We advocate for local, state, and federal policies to promote digital equity and support local digital inclusion strategies.

NDIA prioritizes equity. This means our digital inclusion work prioritizes people who have been left behind in the digital age. NDIA’s policy priorities focus on expanding access to affordable broadband service, appropriate devices, and digital skills training and support.

Top 5 Federal Digital Inclusion Funding Sources

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Tip: For more information on the federal digital inclusion programs below and others, please see this resource published by Common Sense.

The Affordable Connectivity Program (ACP), formerly the Emergency Broadband Benefit (EBB), is a broadband affordability program that provides a discount of up to $30 per month toward internet service for eligible households and up to $75 per month on Tribal lands.

The Broadband Equity, Access, and Deployment (BEAD) Program, established by the Infrastructure Investment and Jobs Act (IIJA), is a $42.45B program to award block grants to states for broadband deployment and adoption. Access NTIA’s BEAD information here, and see full legislative text here.

The Capital Projects Fund (CPF), established by the American Rescue Plan Act, is a $10B program to awards block grants to states for a range of broadband and digital inclusion activities. Access U.S. Department of the Treasury CPF resources here to see eligible uses of funding and the full legislative text here

The Digital Equity Act of 2021 (DEA), part of the IIJA, establishes 3 programs: (1) State Digital Equity Planning Grant Program: $60M to develop state digital equity plans. (2) State Digital Equity Capacity Grant Program: $1.44B for implementation of state digital equity plans. (3) Digital Equity Competitive Grant Program: $1.25B for public and non-public entities. See NTIA’s DEA resources here and full legislative text here.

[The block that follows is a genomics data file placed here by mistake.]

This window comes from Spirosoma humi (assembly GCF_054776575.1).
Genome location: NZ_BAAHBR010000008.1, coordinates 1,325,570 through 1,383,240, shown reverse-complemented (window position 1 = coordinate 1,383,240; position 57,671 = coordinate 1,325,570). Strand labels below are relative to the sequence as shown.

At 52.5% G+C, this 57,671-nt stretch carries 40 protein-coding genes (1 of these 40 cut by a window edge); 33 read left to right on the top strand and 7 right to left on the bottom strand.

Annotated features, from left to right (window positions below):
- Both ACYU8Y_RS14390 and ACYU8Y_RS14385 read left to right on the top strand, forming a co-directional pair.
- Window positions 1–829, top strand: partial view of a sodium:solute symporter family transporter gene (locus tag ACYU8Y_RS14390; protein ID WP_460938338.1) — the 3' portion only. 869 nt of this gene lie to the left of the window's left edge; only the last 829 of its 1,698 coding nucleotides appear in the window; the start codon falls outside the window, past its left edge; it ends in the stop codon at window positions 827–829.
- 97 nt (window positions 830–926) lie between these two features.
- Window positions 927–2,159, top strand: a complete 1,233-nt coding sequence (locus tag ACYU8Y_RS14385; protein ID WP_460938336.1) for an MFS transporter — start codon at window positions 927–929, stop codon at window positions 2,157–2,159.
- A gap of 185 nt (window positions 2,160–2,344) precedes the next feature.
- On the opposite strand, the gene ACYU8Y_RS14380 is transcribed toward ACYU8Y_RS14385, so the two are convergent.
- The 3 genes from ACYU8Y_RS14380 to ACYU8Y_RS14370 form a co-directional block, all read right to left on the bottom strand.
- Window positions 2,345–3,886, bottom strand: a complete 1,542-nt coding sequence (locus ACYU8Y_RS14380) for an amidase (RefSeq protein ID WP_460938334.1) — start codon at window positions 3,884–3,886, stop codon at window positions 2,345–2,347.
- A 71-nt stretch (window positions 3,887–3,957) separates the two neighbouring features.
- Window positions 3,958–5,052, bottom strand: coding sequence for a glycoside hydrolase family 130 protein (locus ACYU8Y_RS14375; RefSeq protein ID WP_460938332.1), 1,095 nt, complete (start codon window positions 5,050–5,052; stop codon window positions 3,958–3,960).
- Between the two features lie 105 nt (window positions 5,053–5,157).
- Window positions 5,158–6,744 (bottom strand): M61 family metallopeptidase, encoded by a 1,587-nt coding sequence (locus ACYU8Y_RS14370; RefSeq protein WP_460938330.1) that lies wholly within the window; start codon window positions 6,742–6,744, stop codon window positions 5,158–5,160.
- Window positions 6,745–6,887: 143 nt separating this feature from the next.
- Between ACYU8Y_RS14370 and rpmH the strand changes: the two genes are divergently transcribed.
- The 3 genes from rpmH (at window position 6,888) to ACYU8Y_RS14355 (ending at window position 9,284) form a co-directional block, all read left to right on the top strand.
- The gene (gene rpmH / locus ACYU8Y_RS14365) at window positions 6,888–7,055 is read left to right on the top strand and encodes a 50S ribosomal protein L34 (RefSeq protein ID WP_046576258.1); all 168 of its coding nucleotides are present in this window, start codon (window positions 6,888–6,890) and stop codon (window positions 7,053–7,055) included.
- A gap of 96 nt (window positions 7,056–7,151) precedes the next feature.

The Coronavirus State and Local Fiscal Recovery Funds (SLFRF), established by the American Rescue Plan Act, is a $350B program that awards block grants to state, county, and city governments for COVID-19 relief purposes, including a range of broadband and digital inclusion activities. See Treasury’s SLFRF resources here, including the SLFRF Final Rule, and see full legislative text here.

Policy Priorities 2021-22

NDIA bridges the community of digital inclusion practitioners and policymakers with a unified voice advocating for broadband access, devices, digital skills training, and tech support. Working collaboratively, NDIA identifies, crafts, and disseminates resources and tools to help community-based digital inclusion programs increase their impact and serve those most impacted by the digital divide. While universal, the digital divide disproportionately impacts disadvantaged communities and individuals, including people of color, older adults, and people experiencing poverty. NDIA affiliate organizations serve these populations in almost every state, the District of Columbia, Puerto Rico, and the US Virgin Islands. Their work informs the following policy priorities and, if implemented, would make significant progress in advancing digital equity.

1. Make Broadband Affordable for Everyone in the United States